Filco, a California Partnership, Anton J. Saca, Ilham Saca,rose M. Karadsheh, and Nahil Altenhofen,plaintiffs-appellants, v. Amana Refrigeration, Inc., a Delaware Corporation; Lamcoappliance, Inc., a California Corporation Andboulevard T.v. & Appliance, Inc., Acalifornia Corporation,defendants-appellees, 709 F.2d 1257 (9th Cir. 1983)Annotate this Case
Joseph E. Burke, Burke & Sharpe, Sacramento, Cal., Mario N. Alioto, Alioto & Alioto, San Francisco, Cal., for plaintiffs-appellants.
Stephen J. Holtman, Simmons, Perrine, Albright & Ellwood, Cedar Rapids, Iowa, Carole Hogan, Hardy, Erick & Brown, Robert H. Johnson, Johnson & Hoffman, Sacramento, Cal., for defendants-appellees.
Appeal from the United States District Court for the Eastern District of California.
Before MERRILL, WALLACE, and NELSON, Circuit Judges.
WALLACE, Circuit Judge:
Filco sued alleging that Amana Refrigeration, Inc. (Amana), Boulevard T.V. & Appliance, Inc. (Boulevard) and Lamco Appliance, Inc. (Lamco) conspired to fix prices in violation of section 1 of the Sherman Act, 15 U.S.C. § 1, and California's Cartwright Act, Cal.Bus. & Prof.Code Sec. 16720 (West 1964). Filco also asserted five other state law claims against Amana. The district court dismissed these latter claims after granting a motion for summary judgment on the Sherman Act and Cartwright Act claims. Filco appeals only from the summary judgment. We have jurisdiction under 28 U.S.C. § 1291. We affirm.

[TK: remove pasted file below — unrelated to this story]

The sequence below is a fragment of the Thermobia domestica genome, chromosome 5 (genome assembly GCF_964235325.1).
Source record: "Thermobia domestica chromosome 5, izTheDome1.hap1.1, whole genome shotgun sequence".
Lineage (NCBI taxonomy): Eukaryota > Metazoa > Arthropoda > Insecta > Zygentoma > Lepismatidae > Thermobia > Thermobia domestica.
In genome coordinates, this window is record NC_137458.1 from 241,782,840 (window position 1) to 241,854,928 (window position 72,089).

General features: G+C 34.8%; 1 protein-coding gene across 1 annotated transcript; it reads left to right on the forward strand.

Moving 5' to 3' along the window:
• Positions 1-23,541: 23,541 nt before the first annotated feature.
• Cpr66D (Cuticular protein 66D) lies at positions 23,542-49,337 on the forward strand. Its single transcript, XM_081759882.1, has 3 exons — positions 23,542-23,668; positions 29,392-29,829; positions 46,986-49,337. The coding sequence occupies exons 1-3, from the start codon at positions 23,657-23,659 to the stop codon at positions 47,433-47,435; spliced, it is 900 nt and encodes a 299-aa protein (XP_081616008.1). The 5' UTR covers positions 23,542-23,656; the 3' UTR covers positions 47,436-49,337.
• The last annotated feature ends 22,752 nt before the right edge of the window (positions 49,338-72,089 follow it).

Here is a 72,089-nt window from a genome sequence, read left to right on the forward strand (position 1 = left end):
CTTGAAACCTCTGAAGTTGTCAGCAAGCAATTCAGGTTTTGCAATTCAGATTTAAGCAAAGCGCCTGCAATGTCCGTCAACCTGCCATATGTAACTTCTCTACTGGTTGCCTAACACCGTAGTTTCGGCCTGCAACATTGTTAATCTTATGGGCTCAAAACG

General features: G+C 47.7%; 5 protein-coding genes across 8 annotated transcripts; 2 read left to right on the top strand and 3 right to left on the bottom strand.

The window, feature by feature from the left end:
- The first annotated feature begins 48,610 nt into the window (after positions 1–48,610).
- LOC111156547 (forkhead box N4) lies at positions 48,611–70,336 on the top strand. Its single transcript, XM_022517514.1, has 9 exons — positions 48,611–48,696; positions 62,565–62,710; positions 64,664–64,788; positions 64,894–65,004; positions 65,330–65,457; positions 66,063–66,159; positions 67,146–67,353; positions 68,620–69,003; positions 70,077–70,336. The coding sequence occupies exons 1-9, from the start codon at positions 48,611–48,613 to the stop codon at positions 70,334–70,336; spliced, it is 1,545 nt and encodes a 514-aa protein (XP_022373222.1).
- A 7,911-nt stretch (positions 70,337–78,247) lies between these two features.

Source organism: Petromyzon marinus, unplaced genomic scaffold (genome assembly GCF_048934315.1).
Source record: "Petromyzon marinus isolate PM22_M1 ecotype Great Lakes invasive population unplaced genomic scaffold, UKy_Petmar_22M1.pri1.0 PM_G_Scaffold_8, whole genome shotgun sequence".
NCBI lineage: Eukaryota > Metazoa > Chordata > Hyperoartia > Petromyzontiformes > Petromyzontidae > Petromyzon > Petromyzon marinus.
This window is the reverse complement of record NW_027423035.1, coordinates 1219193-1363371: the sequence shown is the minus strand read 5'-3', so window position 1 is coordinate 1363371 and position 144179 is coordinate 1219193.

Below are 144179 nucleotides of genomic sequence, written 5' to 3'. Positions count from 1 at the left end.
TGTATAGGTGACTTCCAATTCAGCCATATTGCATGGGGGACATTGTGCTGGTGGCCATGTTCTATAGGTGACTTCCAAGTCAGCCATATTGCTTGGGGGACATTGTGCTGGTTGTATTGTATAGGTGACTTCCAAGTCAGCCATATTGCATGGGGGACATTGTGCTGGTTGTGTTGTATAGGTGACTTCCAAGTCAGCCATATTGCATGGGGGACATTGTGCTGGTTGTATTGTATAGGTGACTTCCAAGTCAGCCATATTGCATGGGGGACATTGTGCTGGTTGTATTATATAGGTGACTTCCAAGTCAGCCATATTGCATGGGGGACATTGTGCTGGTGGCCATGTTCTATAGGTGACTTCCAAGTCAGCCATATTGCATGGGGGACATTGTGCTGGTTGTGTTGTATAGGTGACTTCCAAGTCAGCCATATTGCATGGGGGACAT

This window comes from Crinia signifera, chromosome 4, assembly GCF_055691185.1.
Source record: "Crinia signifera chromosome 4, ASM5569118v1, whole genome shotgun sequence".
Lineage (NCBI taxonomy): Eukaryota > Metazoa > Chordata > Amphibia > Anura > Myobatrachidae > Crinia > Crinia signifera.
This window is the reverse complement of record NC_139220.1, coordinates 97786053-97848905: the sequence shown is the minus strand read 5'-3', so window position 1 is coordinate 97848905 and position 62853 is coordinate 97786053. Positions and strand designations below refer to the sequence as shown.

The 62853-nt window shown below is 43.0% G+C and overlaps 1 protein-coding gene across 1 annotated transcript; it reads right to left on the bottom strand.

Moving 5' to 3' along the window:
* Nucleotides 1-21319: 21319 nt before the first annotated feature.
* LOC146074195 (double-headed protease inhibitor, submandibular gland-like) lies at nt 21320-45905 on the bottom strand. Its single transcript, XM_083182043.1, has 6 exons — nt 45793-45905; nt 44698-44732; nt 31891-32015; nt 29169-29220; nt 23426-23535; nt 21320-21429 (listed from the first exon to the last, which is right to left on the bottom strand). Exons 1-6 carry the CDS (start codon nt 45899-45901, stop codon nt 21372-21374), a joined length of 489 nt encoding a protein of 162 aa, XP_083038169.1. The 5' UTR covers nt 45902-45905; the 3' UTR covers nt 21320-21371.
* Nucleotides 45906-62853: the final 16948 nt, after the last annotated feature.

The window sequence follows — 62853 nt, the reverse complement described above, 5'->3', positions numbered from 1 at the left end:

* Amana manufactures and sells appliances throughout the United States. Filco is a partnership which owns a discount store in Sacramento, California. In 1974, Karadsheh, a partner and the manager of Filco, began ordering Amana products from Dusa, Amana's field representative. Filco claims, and Amana denies, that Filco became an official Amana dealer in January 1976. A retailer need not be an authorized dealer to receive merchandise from Amana. Regardless of whether it ever became an official dealer, Filco ordered Amana products from Dusa until his death in March 1976. In the following seven months, business between Filco and Amana apparently slowed but Filco continued to order products directly from Amana.